karl

  3. Posted August 5, 2006 at 7:20 am | Permalink

    OK Karl,

    This was a great summary. I’m going to provide a personal opinion on this whole thing in regards to a bigger issue which is the role of the agency in light of all things “2.0” for the lack of a better phrase.

    Let’s start with the agency.com video. As I’ve said a few hundred times. High marks for idea—for the willingness to take a risk and try something new. Really, I give them serious props. But I also give them un-props for the video itself because they made a mockery of what an interactive agency can potentially offer.

    So what can an interactive agency offer? Here is my theory. And again, this is personal opinion. Agencies and marketing firms need to become more like the innovative companies that provide amazing products and experiences. And we need to treat our own products (marketing efforts, sites, touch points, campaigns, etc) as just that—products. These products need to provide simply positive amazing experiences to anyone who encounters them.

    Take any agency who is in a “lull”—like Motorola was a couple of years ago. That agency should overhaul their creative dept like Moto did with theirs and simply produce killer “product” just like Moto did with the breakthrough RAZR. One product that provided a desirable experience has transformed Moto. Take a look at their stock performance over the last 5 years:

    http://quote.morningstar.com/Quote/Quote.aspx?ticker=MOT

    The stock started performing again almost in sync with the release of the Razr. Agencies, especially the ones that are more nimble, need to take a lesson from Trader Joe’s which turns the supermarket experience on it’s head. Small, intimate, easy to navigate, friendly, quality. From the easy atmosphere to the wonderfully architected checkout experience—Trader Joe’s is a delightful shopping alternative.

    Agencies need to provide delightful marketing alternatives that work across an entire landscape which is changing almost daily.

    So back to the agency.com video. Maybe this was an attempt to do something that had nothing to do with Subway. But if I’m Subway, then I’m looking at the competition around me. According to mister poll, Quizno’s has Subway beat in perception of being “better”

    Quizno’s (62%)
    Subway (38%)
    (source: mister poll)

    So if I am Subway, then my question is “How can the Social Media Network persuade those Quizno’s people to give Subway another try?”

    Now assuming that the agency.com video had absolutely nothing to do with Subway, then as a marketing professional working on the creative side, I can only judge the effort based on idea and execution. Good idea. Bad execution. And being polished has nothing to do with it as the video needed to be more raw, more believable and more likable. The mentos viral video delighted me, it made me want to e-mail it for all the right reasons. The agency.com video didn’t.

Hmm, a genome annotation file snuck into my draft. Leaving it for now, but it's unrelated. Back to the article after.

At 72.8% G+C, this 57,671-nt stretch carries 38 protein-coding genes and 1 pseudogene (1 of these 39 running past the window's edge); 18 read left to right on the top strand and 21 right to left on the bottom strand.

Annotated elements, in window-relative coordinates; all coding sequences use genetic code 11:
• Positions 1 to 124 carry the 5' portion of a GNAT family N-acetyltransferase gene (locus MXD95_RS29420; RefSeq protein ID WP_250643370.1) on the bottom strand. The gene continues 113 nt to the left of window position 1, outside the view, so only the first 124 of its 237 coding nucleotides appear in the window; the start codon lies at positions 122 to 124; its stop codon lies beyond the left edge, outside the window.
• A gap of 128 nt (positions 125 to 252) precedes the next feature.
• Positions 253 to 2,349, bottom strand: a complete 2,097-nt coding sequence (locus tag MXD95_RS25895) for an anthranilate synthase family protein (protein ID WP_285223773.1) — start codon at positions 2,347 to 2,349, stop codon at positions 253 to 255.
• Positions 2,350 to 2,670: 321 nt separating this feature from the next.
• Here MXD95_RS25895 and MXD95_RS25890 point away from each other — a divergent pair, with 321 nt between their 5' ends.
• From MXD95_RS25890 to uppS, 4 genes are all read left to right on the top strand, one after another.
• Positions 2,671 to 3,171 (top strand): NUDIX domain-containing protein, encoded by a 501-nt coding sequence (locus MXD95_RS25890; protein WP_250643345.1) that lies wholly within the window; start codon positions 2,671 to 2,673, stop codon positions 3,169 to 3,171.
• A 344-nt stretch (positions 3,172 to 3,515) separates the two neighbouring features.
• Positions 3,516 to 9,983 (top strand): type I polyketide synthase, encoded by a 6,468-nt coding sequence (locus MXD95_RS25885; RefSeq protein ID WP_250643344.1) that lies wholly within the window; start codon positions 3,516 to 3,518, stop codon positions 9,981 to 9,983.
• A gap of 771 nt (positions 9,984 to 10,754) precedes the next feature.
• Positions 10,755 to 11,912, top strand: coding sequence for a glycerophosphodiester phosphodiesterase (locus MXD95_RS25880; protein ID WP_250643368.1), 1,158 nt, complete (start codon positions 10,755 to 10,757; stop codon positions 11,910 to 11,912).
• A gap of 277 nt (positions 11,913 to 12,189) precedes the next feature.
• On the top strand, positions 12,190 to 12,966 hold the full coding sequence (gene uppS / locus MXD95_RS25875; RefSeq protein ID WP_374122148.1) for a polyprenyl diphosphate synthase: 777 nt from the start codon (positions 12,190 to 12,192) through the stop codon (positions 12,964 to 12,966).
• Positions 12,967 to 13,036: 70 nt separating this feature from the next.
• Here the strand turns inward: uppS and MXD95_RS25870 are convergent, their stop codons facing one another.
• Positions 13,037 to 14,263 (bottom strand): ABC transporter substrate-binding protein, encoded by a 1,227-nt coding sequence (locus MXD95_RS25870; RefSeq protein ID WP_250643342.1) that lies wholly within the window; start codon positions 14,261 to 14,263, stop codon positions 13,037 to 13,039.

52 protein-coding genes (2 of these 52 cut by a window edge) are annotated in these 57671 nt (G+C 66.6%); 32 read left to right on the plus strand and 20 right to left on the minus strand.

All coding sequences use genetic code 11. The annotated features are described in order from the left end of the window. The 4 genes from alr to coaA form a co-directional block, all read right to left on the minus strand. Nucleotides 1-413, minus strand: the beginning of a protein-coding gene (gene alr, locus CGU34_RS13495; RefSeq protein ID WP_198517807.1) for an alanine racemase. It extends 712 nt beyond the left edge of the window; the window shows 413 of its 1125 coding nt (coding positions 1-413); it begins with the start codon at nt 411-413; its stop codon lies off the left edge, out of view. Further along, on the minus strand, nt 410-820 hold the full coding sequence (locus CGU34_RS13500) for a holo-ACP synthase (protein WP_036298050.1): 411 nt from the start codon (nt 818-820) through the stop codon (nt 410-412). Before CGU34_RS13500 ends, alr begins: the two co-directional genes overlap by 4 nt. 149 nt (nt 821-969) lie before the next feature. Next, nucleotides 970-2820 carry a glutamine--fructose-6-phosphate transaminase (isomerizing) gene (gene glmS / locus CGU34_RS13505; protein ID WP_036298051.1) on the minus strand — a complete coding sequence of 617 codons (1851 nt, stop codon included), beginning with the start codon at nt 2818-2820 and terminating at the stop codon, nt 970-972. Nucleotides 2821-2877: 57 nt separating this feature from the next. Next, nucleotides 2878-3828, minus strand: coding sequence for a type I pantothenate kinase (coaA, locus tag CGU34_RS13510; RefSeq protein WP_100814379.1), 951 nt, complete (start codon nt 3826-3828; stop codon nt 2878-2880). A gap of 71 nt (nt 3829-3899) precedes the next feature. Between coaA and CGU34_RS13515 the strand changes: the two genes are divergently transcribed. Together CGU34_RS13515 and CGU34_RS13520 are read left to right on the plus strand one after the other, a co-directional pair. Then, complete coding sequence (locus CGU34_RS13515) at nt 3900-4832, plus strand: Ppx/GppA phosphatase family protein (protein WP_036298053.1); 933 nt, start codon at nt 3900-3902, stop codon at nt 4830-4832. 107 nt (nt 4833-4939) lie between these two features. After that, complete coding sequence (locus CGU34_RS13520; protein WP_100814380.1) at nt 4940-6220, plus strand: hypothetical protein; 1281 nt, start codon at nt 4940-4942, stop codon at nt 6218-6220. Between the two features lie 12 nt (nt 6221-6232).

That’s how I’ll end this. The role of any agency should be to provide delight. Not controversy. Trader Joe’s delights me. I enjoy WiFi at Panera. I suffer from product lust every time I see a RAZR (or Mini). I enjoy the friendly service on Southwest. Make no mistake about it. Agencies actually have a product. We “produce” things. We MAKE things. AT the end of the day, both product and service are what agencnies provide.

    Advermarketing needs to produce “marketing experiences” that people crave—just like any other company who wants their brand to be coveted. That’s where this all is going in my opinion. These marketing experiences can be polished. They can be raw. They can be user generated. They just have to be good. They have to get people talking for the right reasons. Whenever I get a chance, I tell people about how great Trader Joe’s is because the provide me with an exceptional experience. Advermarketing needs to provide great experiences that people will want to discuss, share, and take action on.

    Sorry for the long winded comment, but your post had a lot of thought put into it, so I wanted to return the favor.

  4. Posted August 14, 2006 at 8:07 am | Permalink

    Karl,

    Great post, great insight.

    On #2 Failure:
    I think it’s important to distinguish from two different types of WoM/Viral failures: 1) a complete dud that fails to get anyone’s attention; and 2) something that takes off, but with controversy and negative coverage.

    The fact that some viral/wom campaigns will be a dud is something that all clients should be informed about and should mitigate that with committing to 2-3 viral campaigns, expecting the others may not succeed. Especially as word-of-mouth and viral becomes a standard “tool” in the marketing toolbox, we should expect more duds in a crowding market for consumers’ attention (like TVs, online banners etc).

    But the 2nd type of failure – negative controversy – is something I think most agencies and clients will still try to avoid. I agree with “if Agency.com get to learn more about social media from that then surely they are the winner over the long term”, but imagine if a major brand like Amazon.com or McDonald’s does a WoM that completely backfires and hurts their brand? Not sure if many companies are will to take the risk.

    In Agency.com’s case, they at most hurt their own brand, not Subway’s so much.